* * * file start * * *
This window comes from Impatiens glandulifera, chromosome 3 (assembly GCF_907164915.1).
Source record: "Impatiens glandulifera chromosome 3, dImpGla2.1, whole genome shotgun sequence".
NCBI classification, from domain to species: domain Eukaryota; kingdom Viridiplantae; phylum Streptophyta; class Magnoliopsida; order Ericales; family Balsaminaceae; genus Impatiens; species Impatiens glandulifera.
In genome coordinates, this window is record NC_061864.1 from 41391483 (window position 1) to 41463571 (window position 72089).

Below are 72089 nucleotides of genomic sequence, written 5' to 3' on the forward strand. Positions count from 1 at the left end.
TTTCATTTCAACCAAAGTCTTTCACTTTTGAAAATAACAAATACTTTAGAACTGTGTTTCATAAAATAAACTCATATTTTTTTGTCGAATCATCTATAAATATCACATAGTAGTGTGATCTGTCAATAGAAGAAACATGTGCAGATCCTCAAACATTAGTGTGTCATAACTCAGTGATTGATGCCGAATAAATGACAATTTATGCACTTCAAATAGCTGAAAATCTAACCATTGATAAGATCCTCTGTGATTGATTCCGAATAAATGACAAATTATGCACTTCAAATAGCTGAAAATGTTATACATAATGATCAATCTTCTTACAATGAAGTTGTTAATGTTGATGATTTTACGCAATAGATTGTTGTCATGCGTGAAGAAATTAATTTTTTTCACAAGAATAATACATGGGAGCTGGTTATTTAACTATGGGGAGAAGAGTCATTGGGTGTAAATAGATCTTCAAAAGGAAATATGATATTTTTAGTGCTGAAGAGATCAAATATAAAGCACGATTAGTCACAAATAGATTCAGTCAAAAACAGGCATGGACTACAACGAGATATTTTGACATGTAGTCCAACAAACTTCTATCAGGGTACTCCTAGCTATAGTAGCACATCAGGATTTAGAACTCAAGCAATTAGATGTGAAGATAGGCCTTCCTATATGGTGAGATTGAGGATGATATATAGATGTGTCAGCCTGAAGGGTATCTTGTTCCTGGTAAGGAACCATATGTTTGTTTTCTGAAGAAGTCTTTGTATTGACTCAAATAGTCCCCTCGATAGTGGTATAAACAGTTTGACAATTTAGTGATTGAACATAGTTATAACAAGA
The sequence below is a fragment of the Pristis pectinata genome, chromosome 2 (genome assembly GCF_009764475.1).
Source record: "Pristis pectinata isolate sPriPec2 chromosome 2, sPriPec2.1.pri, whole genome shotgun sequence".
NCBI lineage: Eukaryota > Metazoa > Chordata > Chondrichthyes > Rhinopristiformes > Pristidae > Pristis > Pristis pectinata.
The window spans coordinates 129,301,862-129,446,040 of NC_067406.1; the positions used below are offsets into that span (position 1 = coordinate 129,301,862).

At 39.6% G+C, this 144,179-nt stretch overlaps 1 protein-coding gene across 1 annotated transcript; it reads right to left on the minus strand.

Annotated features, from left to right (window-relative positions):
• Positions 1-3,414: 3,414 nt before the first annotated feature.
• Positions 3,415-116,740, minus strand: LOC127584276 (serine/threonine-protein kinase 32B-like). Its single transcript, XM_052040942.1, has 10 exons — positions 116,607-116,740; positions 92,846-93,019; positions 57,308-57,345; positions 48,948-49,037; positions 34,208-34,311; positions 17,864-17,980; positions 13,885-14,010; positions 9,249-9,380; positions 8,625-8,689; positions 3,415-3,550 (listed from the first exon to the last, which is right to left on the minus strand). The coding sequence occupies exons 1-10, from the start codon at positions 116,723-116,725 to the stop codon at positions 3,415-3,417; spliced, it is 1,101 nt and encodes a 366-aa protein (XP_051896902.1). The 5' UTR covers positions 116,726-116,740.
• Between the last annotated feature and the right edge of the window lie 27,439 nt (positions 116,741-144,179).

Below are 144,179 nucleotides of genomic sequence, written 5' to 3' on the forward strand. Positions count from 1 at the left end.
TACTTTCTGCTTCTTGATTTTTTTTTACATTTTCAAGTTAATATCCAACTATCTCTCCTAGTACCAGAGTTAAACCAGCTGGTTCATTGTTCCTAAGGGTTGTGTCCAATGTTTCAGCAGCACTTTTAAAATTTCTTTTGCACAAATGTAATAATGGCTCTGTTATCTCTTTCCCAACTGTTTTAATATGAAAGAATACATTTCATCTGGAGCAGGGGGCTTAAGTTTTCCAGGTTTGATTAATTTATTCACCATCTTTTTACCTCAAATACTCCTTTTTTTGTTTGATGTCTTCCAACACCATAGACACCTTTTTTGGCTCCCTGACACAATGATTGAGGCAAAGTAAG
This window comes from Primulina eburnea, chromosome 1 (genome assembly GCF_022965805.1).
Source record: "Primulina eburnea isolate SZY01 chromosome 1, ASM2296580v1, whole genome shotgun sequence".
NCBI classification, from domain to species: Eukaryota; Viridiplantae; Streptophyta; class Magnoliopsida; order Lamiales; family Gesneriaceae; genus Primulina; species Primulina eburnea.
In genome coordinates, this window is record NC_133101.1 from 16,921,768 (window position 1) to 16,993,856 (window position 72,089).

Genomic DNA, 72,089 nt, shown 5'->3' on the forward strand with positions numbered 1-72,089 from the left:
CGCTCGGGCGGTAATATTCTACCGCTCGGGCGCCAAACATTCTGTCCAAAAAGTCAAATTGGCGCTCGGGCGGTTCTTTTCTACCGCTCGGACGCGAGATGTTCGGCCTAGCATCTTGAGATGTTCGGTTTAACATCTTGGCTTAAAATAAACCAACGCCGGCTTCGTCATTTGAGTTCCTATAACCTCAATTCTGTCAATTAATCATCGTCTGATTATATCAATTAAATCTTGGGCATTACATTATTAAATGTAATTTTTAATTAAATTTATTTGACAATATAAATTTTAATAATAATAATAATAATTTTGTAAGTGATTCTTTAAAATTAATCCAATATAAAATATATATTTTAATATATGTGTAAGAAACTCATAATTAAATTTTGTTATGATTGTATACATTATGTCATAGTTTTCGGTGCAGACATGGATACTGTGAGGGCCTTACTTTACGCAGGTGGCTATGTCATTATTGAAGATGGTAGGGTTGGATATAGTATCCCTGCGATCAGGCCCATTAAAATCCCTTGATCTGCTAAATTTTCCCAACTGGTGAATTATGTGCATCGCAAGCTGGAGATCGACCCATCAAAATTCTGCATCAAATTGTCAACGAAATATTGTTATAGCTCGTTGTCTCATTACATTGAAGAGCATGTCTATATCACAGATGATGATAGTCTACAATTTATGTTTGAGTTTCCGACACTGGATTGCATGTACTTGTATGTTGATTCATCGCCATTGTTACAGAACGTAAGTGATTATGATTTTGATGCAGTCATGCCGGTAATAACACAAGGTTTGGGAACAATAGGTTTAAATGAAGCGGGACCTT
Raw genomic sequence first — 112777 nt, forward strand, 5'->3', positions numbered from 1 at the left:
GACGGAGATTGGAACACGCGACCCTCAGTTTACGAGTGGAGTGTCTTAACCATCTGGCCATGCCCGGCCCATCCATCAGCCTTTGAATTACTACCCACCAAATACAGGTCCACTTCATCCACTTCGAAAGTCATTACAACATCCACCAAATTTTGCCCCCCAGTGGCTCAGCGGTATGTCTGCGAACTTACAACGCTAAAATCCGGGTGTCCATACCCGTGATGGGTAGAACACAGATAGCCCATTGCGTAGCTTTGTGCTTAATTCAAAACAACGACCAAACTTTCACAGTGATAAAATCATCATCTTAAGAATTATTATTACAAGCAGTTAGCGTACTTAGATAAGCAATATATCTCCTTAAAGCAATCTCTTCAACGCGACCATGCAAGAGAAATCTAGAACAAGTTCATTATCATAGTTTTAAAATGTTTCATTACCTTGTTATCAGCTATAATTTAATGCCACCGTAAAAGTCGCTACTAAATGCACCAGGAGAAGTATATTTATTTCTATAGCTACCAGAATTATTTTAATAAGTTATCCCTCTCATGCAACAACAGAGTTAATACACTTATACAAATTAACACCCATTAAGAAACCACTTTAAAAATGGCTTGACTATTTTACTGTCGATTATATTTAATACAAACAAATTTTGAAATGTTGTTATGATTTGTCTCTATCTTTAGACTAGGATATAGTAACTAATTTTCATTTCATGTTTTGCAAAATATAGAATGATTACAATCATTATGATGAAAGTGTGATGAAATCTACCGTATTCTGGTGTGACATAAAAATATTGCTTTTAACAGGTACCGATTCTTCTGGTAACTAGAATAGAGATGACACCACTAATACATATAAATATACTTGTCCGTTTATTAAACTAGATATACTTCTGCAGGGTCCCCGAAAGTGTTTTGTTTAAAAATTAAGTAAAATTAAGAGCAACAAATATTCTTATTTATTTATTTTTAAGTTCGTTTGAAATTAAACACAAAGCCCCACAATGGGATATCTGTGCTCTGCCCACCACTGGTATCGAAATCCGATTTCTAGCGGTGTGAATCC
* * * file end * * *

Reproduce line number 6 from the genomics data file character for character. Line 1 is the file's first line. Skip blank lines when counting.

TTTCATTTCAACCAAAGTCTTTCACTTTTGAAAATAACAAATACTTTAGAACTGTGTTTCATAAAATAAACTCATATTTTTTTGTCGAATCATCTATAAATATCACATAGTAGTGTGATCTGTCAATAGAAGAAACATGTGCAGATCCTCAAACATTAGTGTGTCATAACTCAGTGATTGATGCCGAATAAATGACAATTTATGCACTTCAAATAGCTGAAAATCTAACCATTGATAAGATCCTCTGTGATTGATTCCGAATAAATGACAAATTATGCACTTCAAATAGCTGAAAATGTTATACATAATGATCAATCTTCTTACAATGAAGTTGTTAATGTTGATGATTTTACGCAATAGATTGTTGTCATGCGTGAAGAAATTAATTTTTTTCACAAGAATAATACATGGGAGCTGGTTATTTAACTATGGGGAGAAGAGTCATTGGGTGTAAATAGATCTTCAAAAGGAAATATGATATTTTTAGTGCTGAAGAGATCAAATATAAAGCACGATTAGTCACAAATAGATTCAGTCAAAAACAGGCATGGACTACAACGAGATATTTTGACATGTAGTCCAACAAACTTCTATCAGGGTACTCCTAGCTATAGTAGCACATCAGGATTTAGAACTCAAGCAATTAGATGTGAAGATAGGCCTTCCTATATGGTGAGATTGAGGATGATATATAGATGTGTCAGCCTGAAGGGTATCTTGTTCCTGGTAAGGAACCATATGTTTGTTTTCTGAAGAAGTCTTTGTATTGACTCAAATAGTCCCCTCGATAGTGGTATAAACAGTTTGACAATTTAGTGATTGAACATAGTTATAACAAGA